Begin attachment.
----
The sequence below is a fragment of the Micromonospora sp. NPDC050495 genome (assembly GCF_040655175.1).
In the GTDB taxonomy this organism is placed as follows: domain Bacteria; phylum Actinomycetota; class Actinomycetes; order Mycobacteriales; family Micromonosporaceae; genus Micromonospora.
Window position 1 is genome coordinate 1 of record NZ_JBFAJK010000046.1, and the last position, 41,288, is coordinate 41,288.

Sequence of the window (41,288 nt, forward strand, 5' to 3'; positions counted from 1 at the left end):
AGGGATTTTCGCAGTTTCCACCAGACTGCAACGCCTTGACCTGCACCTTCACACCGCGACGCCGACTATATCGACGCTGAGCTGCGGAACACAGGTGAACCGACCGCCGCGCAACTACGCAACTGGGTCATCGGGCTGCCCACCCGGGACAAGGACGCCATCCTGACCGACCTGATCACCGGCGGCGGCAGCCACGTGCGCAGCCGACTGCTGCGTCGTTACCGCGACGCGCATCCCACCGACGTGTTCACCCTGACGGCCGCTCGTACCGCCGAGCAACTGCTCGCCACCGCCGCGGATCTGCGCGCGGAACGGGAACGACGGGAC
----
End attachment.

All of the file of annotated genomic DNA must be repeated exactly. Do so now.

The sequence below is a fragment of the Micromonospora sp. NPDC050495 genome (assembly GCF_040655175.1).
In the GTDB taxonomy this organism is placed as follows: domain Bacteria; phylum Actinomycetota; class Actinomycetes; order Mycobacteriales; family Micromonosporaceae; genus Micromonospora.
Window position 1 is genome coordinate 1 of record NZ_JBFAJK010000046.1, and the last position, 41,288, is coordinate 41,288.

Sequence of the window (41,288 nt, forward strand, 5' to 3'; positions counted from 1 at the left end):
AGGGATTTTCGCAGTTTCCACCAGACTGCAACGCCTTGACCTGCACCTTCACACCGCGACGCCGACTATATCGACGCTGAGCTGCGGAACACAGGTGAACCGACCGCCGCGCAACTACGCAACTGGGTCATCGGGCTGCCCACCCGGGACAAGGACGCCATCCTGACCGACCTGATCACCGGCGGCGGCAGCCACGTGCGCAGCCGACTGCTGCGTCGTTACCGCGACGCGCATCCCACCGACGTGTTCACCCTGACGGCCGCTCGTACCGCCGAGCAACTGCTCGCCACCGCCGCGGATCTGCGCGCGGAACGGGAACGACGGGAC